Biography Charles Darwin and family | Charles Darwin's Theory of Evolution by natural selection

Biography Charles Darwin and family

Reluctant Revolutionary: Charles Darwin and the

darwin An Ugly Little Secret
Charles Darwin had a very dark secret, one made all the darker because he was a moneyed gentleman of polite society, a man of scientific leisure, and one with ties to England’s governmental, religious, financial and academic elite. That is to say, he was someone with a significant reputation at stake, and any such secret was unwanted and a general nuisance to an otherwise comfortable life.

This secret, in fact, was one probably too big for any man to bear. But, for twenty years, Charles Darwin valiantly bore his secret, nearly all alone in his knowledge. The secret—what we of course know today as the theory of evolution—made him, there seems little doubt, a very ill man. In fact, he was practically an invalid for much of the second half of his 73 years; for months on end he would be visited daily by severe headaches, violent stomach disorders, and endless vomiting.

He no doubt felt cursed by his knowledge. But knowledge it was, and as a man of reason and principle and belief in science, he could not easily ignore it.

Born in 1809, Charles Darwin entered his professional life in the sciences at about the same time that Queen Victoria entered her’s in the ruling of England. In fact, Darwin and his contemporary, novelist Charles Dickens, were inducted into London’s elite literary circle, the Athenaeum club, the same week in 1837 that the Queen was coronated. And Victorian England would prove to be a place and time, hindsight confirms, of repression, conservatism and restraint. To have the appearance of questioning God, church doctrine or the accepted social mores—all of which Darwin’s theory was necessarily to do—was a grave insult to propriety, if not, in some cases, out and out illegal. And, unfortunately for Darwin’s peace of mind, propriety was a virtue that he always held close to his heart.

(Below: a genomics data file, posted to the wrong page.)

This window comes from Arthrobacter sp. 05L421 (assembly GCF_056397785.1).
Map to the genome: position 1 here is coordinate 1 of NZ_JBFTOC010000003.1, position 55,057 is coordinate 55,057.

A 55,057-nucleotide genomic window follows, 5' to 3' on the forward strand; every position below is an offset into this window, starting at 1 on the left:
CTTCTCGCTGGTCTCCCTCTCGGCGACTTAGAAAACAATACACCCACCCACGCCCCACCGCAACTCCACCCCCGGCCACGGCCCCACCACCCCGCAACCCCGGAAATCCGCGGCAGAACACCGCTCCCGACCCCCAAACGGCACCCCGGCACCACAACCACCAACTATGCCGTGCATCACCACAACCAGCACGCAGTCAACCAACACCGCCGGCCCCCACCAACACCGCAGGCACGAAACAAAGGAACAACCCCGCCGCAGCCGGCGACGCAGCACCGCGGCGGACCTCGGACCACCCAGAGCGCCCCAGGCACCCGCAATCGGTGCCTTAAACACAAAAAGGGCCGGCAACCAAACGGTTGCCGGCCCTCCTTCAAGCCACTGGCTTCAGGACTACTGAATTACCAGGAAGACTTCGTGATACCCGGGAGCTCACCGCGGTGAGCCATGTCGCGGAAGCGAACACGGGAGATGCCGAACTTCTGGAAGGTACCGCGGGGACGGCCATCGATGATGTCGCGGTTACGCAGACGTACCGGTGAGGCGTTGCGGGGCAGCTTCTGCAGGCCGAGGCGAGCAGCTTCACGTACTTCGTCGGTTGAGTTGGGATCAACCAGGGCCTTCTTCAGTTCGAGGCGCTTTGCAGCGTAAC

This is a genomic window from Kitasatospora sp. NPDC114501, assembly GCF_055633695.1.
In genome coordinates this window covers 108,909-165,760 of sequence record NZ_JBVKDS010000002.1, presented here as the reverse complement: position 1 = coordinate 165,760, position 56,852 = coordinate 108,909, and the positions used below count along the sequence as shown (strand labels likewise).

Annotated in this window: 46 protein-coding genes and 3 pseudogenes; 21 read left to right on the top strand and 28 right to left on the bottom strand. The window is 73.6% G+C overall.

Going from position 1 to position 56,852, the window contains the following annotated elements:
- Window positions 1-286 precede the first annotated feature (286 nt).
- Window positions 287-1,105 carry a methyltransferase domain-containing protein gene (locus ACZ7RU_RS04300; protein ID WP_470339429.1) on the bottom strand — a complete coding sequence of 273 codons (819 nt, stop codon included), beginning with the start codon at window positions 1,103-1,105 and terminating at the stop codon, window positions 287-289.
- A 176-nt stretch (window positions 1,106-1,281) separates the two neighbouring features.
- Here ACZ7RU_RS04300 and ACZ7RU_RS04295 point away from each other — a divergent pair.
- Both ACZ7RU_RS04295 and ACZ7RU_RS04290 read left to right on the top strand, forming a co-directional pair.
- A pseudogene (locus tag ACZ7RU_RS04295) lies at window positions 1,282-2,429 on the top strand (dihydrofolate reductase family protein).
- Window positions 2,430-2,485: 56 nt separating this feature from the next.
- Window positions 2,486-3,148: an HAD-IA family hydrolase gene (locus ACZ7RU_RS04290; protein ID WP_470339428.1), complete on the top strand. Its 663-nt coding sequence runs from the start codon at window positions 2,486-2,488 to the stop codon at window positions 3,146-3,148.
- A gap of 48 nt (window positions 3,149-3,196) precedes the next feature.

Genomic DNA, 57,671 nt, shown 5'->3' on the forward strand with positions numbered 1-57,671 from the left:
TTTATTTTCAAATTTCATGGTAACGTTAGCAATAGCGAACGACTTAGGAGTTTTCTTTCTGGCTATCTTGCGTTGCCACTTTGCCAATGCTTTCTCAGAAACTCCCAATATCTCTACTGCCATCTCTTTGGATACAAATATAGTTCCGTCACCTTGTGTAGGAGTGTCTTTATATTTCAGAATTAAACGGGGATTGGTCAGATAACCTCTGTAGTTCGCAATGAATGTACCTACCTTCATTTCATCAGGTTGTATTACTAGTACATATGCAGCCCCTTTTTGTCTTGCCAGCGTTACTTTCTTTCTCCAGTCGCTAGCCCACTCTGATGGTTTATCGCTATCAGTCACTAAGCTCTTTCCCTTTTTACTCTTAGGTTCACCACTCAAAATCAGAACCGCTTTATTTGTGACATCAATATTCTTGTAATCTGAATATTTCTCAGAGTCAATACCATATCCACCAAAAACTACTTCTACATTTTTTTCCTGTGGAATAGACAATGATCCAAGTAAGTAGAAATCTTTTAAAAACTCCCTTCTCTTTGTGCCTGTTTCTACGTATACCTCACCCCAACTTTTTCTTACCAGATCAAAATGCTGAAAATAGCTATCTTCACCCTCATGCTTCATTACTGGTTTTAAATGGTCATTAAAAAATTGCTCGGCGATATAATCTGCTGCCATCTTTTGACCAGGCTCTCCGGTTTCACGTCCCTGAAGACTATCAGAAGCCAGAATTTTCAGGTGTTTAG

Darwin was, in short, a torn man. Somewhere across the hinterlands of the sprawling British Empire, on a ship commissioned to chart the waters of New World ports, he had formulated his idea, this secret. And when in 1836, at 29 years of age, he disembarked from the HMS Beagle after five years and a circumnavigation of the world, he believed—rightly, it turned out—that he held the germ of the answer to what scientists of the day called “the mystery of mysteries.” The problem was that he couldn’t tell anyone. And so he began his life’s work in private.

For the next twenty some years, all the work he did—while in appearances “about” barnacles or “about” pigeon breeding or “about” climbing plants—was really work on his theory of evolution. The idea generally consumed him. Much of his correspondence—full of self-deprecation, courtseys, self-flagellations, insecurities—was really about his budding theory, even if his correspondents didn’t always know. Though over time, many of them began to suspect that Darwin’s research was leading to some dubious end.

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